Spent over 40 years as an athletic trainer, both at the collegiate and professional level. While working for the University of Michigan, McLean was named the first chair of the National Athletic Trainers Association Board of Certification, where he was instrumental in developing certification standards for the profession. He became the head athletic trainer for the San Francisco 49ers in 1979, a position he held for 24 years, and was a part of five Super Bowl-winning teams. In 1988, he was inducted into the National Athletic Trainers' Association Hall of Fame. The 49ers’ staff was named the Ed Block NFL Athletic Training Staff of the Year in 2001 and given the Tim Kerin Award for Athletic Training Excellence in 2007. 


Reese was hired by the Buffalo Bills in 1972, serving as their assistant athletic trainer for five seasons after working at Boston College. For 19 seasons (1977-1996) Bob worked for the New York Jets as their head athletic trainer, where his staff earned the inaugural Ed Block NFL Athletic Training Staff of the Year award in 1985. He was recognized in 1994 by the National Athletic Trainers Association, earning the Most Distinguished Athletic Trainer Award in 1994. An advocate for player health and safety, Reese directed the first mass pre-draft physical screening of college players and later instituted the NFL Concussion Committee, briefly serving as its secretary (1994-95). 


Member of Washington’s athletic training staff for 38 seasons, Tyer spent 25 of those years as the club’s head athletic trainer. He originally was hired in 1971 as one of the first staff members brought on by Hall of Fame coach GEORGE ALLEN. Named head athletic trainer in 1976 and later was named director of sports medicine. His department earned the Ed Block NFL Athletic Training Staff of the Year award in 1995. Tyer saw Washington appear in five Super Bowls and win three championships. Served as the second president of the Professional Athletic Trainers Society. Recipient of the Fain-Cain Memorial Award from the NFL Physician’s Society in 2004.



Worked as equipment manager under two of the Dallas Cowboys’ winningest head coaches from 1973-1994 – Hall of Famers TOM LANDRY and JIMMY JOHNSON – and more than 20 Hall of Fame players. Buchanan arrived with the Cowboys after serving his country with the United States Army (1953-55) and United States Air Force (1956-73). He earned the rank of Senior Master Sergeant with the USAF Special Services and received the Bronze Star Medal, which is bestowed for heroic achievement, heroic service or meritorious achievement. Buchanan was a part of five Cowboys Super Bowls, including three Super Bowl championship teams (XII, XXVII and XXVIII).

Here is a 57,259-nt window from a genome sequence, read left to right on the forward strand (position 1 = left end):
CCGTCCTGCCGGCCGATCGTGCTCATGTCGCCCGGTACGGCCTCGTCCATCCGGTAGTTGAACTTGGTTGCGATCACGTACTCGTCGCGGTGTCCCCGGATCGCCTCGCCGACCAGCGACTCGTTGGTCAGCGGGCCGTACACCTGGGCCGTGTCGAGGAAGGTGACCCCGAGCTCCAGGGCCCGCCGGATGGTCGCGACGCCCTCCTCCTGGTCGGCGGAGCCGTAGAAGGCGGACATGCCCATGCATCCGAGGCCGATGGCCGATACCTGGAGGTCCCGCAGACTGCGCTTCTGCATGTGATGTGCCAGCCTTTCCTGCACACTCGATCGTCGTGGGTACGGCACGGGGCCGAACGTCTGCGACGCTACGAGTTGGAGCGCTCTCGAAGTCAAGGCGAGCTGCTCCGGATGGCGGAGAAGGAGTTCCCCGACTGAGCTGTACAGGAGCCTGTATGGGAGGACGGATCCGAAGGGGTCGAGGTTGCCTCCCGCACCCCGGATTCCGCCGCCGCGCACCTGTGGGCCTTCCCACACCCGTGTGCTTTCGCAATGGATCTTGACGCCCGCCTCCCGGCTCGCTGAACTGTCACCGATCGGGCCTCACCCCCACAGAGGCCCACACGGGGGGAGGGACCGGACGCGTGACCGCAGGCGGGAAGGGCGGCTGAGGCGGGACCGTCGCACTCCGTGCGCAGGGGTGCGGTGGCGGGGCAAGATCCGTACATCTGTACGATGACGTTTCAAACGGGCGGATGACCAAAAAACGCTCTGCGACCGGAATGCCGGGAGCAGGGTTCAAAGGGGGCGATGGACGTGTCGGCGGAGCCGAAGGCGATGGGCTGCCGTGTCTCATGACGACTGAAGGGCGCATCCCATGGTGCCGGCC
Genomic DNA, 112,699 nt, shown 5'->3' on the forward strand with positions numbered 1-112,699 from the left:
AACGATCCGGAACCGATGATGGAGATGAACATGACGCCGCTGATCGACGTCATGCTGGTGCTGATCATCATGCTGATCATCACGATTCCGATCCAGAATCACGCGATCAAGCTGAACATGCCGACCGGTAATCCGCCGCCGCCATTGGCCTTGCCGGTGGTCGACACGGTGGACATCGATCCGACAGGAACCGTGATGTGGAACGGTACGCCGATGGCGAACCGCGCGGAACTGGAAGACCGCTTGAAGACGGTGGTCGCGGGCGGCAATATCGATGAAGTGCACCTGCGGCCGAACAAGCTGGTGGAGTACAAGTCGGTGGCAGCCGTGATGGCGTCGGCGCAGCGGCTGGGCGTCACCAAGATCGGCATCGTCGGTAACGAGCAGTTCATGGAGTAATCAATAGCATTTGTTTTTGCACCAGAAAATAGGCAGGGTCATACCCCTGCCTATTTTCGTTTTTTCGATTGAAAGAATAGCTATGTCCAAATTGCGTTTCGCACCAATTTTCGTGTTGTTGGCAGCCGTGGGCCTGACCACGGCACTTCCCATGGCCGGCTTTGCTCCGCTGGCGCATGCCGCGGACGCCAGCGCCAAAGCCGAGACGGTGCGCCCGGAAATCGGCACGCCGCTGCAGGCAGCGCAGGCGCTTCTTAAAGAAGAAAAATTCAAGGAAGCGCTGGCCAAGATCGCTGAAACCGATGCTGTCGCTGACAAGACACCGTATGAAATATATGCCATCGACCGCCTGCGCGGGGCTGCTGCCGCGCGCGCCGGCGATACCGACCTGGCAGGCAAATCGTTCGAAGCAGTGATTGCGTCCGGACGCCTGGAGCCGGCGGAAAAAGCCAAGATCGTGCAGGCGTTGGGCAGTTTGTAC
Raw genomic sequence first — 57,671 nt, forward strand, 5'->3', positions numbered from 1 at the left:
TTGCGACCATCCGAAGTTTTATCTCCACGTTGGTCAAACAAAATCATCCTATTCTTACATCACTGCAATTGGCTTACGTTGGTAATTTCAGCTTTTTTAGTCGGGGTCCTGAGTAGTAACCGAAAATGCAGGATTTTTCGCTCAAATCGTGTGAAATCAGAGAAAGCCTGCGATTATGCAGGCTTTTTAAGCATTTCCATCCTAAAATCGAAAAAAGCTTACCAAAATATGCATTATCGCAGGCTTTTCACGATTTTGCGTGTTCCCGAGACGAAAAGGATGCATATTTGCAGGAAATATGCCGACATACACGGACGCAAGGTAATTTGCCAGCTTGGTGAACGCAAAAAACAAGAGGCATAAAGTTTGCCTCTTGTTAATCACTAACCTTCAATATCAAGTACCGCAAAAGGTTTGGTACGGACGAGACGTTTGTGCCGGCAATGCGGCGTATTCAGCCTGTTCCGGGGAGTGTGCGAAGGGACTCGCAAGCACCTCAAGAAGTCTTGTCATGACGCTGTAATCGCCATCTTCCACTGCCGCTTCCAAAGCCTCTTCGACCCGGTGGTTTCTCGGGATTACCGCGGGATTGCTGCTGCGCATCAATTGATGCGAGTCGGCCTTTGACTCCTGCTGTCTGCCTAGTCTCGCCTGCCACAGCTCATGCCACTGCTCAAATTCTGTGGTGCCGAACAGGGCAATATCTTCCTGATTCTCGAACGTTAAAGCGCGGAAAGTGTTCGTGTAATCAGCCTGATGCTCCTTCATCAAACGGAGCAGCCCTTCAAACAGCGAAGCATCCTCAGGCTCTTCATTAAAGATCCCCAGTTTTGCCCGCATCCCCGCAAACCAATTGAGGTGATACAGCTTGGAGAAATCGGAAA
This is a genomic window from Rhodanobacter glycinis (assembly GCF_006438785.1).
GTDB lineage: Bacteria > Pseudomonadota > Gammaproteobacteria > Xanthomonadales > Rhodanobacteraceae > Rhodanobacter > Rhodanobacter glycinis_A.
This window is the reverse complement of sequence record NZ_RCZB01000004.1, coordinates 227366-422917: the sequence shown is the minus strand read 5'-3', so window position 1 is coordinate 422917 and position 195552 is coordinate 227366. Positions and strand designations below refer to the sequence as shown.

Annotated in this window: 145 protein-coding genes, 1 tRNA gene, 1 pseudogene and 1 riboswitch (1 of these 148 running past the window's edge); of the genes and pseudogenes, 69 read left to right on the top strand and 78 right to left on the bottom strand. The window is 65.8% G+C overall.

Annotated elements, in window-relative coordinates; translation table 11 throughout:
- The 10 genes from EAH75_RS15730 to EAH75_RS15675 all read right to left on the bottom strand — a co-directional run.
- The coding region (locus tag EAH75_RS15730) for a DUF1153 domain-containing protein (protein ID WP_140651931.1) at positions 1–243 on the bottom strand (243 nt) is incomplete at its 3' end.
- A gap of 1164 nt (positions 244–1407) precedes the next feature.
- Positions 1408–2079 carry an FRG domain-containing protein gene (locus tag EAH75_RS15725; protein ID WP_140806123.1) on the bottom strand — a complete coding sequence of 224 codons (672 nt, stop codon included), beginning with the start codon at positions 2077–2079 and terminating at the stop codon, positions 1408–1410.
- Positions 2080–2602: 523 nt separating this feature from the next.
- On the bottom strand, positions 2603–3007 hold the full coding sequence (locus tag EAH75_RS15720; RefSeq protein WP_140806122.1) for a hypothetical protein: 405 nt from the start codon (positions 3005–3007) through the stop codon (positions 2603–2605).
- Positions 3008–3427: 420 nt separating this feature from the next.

Started with the Green Bay Packers in a part-time role in 1951. Hall of Fame coach VINCE LOMBARDI later hired Noel as the first full-time employee in the Packers’ equipment department, leading to a 43-year career with the franchise. Bob worked as the assistant equipment manager until the 1977 season, when he was promoted as the head equipment manager, a position he held until after the 1993 season. During his tenure, Noel worked alongside 19 of the 28 Green Bay Packers enshrined in the Hall of Fame and was a part of five NFL championship teams. 


Equipment manager for the St. Louis Cardinals for 22 seasons (1966-1987). Bill taught and coached in Missouri at Milan, Trenton, Ferguson and Bowling Green and was a member of the Missouri, Illinois and Iowa High School Officials Associations. He served in the U.S. Army during World War II, where he was assigned to the Air Corps, serving as an armorer/gunner on B-24s with the 328th Bomb Squadron of the 8th Air Force in England. Under first year head coach Charley Winner, Simmons helped transition the club into the newly opened Busch Memorial Stadium.



A veteran of service with the United States Navy, Dougherty spent 37 seasons with the Philadelphia Eagles (1976-2012) after Hall of Fame coach DICK VERMEIL hired him as the team’s first full-time film director. Helped the League with the transition from 16mm film to Betacam videotape in 1986 and was a member of the Video Directors Committee for 18 years that saw the development of instant replay and computerized editing. Recipient of the Billy Driber Award for leadership and was inducted into Sports Video Hall of Fame in 2015. Represented the Eagles at the NFL Draft for 30 years and never missed a game (736).